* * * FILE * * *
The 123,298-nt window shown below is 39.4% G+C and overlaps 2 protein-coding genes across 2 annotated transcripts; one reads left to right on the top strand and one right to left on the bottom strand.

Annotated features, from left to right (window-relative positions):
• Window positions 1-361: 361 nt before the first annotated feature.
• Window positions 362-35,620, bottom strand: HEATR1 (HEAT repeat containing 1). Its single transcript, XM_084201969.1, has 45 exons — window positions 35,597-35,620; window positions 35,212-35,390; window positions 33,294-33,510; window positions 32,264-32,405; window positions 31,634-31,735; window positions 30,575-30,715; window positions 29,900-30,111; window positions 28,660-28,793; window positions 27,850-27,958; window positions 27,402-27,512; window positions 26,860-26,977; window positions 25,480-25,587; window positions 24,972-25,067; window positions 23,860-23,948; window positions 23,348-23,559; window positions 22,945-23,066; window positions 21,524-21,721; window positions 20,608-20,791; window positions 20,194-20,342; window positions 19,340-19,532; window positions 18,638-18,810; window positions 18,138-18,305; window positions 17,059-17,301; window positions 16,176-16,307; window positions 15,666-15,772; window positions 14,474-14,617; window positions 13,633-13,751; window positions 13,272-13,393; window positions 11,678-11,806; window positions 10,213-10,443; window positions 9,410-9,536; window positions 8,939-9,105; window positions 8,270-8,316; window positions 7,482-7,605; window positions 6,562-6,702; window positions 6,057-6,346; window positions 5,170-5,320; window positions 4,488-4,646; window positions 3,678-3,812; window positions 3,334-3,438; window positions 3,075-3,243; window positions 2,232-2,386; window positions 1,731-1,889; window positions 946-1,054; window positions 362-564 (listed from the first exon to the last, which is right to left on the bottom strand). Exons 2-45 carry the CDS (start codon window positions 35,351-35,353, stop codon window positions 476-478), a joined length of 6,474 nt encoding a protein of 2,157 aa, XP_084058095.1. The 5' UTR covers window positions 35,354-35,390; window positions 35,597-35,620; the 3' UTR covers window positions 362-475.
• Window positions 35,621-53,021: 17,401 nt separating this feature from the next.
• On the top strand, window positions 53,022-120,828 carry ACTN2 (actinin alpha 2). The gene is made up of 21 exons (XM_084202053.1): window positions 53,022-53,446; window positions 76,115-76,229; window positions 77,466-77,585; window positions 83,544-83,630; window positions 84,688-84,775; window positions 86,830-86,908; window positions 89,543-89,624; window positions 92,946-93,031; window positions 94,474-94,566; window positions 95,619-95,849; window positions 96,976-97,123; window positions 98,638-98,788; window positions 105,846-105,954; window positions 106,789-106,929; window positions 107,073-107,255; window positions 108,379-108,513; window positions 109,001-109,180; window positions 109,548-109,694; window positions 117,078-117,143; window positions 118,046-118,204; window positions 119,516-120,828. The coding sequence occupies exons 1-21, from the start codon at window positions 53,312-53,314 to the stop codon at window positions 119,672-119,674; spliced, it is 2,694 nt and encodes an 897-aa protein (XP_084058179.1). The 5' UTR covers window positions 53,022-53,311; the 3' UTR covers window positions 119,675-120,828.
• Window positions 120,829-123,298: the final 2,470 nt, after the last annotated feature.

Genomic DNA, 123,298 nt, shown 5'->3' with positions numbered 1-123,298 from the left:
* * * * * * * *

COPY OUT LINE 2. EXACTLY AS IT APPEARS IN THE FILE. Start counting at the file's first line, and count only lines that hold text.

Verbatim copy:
Annotated features, from left to right (window-relative positions):